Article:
Annual Tests Causing Students Stress: A series of annual tests, introduced in Wales for pupils aged seven to fourteen, are causing some pupils such stress that they are refusing to attend school, according to a survey of teachers. In extreme cases, there are also reports of the stress causing students to stop eating.
The assessments, introduced after Wales fell behind the rest of the UK in PISA (Programme for International Student Assessment) tests. The survey, conducted on behalf of the NUT, was found to echo results from 2013, with findings including:
• 96% of teachers do not think the tests were a positive experience for pupils
• 90% said they did not believe the tests provided new information about schools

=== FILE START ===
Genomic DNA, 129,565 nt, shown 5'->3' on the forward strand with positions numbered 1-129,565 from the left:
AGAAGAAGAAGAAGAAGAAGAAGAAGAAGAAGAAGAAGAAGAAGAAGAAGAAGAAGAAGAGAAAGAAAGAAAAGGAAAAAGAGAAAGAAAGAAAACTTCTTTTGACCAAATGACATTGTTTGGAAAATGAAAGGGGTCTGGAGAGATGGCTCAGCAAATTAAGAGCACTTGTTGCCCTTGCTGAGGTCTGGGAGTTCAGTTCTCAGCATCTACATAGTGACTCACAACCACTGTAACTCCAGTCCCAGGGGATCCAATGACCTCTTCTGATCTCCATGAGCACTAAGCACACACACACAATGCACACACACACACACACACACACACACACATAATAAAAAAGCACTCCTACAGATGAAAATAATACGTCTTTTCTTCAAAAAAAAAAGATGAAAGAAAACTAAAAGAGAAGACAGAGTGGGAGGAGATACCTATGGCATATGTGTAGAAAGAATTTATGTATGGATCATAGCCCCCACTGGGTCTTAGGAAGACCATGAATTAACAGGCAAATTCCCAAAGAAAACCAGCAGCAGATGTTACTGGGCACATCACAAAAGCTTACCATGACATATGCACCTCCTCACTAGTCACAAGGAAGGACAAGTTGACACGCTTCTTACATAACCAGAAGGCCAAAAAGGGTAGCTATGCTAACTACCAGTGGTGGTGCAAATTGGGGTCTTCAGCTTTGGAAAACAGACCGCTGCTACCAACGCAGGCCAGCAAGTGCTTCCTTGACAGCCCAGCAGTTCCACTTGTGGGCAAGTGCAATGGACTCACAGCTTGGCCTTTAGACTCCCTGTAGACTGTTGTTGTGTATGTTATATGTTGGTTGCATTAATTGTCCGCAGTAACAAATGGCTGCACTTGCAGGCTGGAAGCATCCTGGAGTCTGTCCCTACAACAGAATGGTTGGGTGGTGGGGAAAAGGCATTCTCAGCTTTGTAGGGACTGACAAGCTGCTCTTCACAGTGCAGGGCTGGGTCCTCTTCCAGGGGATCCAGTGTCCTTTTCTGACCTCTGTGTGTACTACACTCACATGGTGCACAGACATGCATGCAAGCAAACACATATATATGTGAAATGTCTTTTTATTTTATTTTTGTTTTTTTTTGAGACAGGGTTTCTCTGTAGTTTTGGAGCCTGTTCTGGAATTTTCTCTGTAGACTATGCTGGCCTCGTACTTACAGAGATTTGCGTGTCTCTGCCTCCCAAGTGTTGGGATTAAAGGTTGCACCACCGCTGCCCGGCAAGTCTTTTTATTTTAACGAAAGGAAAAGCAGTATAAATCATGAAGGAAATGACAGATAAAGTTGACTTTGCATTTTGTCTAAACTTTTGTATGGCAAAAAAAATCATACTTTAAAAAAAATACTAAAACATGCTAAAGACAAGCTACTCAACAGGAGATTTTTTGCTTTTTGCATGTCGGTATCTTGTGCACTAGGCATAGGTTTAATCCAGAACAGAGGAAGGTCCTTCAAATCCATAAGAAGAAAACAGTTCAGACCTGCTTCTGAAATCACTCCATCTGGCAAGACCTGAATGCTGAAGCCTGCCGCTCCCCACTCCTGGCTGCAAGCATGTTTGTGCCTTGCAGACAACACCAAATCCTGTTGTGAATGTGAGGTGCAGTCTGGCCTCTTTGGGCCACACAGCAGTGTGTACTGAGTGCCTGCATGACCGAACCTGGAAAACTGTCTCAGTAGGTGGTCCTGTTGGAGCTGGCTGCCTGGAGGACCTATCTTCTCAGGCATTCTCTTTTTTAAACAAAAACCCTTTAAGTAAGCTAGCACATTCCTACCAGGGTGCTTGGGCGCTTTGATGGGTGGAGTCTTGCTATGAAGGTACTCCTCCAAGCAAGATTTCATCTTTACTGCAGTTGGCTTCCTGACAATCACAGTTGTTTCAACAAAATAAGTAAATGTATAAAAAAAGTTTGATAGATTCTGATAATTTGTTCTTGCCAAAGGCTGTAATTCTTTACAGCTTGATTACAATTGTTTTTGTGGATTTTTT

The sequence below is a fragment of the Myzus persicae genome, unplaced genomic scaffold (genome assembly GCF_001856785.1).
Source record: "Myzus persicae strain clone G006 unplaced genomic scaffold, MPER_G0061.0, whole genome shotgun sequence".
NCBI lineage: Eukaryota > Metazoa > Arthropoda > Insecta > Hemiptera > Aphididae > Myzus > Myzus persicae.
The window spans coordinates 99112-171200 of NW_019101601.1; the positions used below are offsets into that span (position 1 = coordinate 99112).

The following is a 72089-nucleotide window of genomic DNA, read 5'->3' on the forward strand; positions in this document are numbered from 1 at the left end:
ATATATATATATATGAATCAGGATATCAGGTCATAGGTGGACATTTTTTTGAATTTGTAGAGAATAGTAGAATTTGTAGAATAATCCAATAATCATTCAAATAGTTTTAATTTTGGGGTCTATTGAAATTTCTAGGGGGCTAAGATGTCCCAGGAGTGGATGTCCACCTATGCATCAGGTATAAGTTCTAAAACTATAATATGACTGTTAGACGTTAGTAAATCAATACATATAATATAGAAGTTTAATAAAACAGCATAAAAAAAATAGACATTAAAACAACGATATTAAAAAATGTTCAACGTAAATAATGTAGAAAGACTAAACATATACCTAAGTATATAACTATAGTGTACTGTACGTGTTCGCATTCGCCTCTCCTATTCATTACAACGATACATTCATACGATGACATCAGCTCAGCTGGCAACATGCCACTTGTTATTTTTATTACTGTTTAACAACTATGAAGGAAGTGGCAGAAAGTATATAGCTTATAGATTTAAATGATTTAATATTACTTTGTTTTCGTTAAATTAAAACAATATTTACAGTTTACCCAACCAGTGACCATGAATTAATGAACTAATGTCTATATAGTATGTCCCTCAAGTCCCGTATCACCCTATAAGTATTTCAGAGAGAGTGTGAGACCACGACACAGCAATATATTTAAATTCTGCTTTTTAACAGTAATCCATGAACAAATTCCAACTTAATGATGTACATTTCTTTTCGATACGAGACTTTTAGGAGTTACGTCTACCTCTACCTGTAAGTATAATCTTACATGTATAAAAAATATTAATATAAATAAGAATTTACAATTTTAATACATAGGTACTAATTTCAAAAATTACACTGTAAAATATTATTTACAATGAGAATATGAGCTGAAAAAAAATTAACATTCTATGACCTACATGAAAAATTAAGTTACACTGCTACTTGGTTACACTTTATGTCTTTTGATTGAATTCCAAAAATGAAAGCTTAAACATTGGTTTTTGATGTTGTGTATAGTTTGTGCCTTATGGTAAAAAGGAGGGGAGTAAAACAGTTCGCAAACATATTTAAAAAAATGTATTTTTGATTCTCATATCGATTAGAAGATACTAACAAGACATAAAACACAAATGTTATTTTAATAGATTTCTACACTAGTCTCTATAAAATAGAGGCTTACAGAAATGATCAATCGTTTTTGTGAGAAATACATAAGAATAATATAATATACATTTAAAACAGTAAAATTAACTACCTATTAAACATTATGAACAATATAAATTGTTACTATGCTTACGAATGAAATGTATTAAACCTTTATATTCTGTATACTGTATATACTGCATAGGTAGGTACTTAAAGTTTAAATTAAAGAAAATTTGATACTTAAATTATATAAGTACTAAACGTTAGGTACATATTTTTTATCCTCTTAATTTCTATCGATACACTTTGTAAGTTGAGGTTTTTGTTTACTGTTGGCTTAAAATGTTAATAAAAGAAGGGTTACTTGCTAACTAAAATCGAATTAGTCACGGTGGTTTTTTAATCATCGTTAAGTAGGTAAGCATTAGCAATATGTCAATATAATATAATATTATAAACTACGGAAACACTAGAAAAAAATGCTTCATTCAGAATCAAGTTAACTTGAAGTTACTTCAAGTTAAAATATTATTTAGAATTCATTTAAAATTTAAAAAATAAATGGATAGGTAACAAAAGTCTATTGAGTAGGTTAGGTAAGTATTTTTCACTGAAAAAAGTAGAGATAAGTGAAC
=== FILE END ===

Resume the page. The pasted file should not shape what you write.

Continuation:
• 87% of teachers did not believe that the tests would help improve attainment
• 87% said the tests impacted negatively on pupil stress levels
• 82% said their workload had increased as a result of the tests
• 70% said the tests were not consistent with the curriculum
The Welsh Government responded to the survey by saying that the tests, and data provided by them, help to identify learner’s strengths as well as any areas for development – and that schools could use this to differentiate the way different pupils are taught within the classroom.
Findings released earlier this year have also found that poor pupils in Wales are lagging behind the rest of Britain. According to the Social Mobility and Child Poverty Commission, only 26% of Welsh children who receive free school meals achieve five good GCSEs – in comparison to 38% of the same pupils in England. In addition, nearly half of three year olds living in deprived areas were failing to make the grades expected of them.
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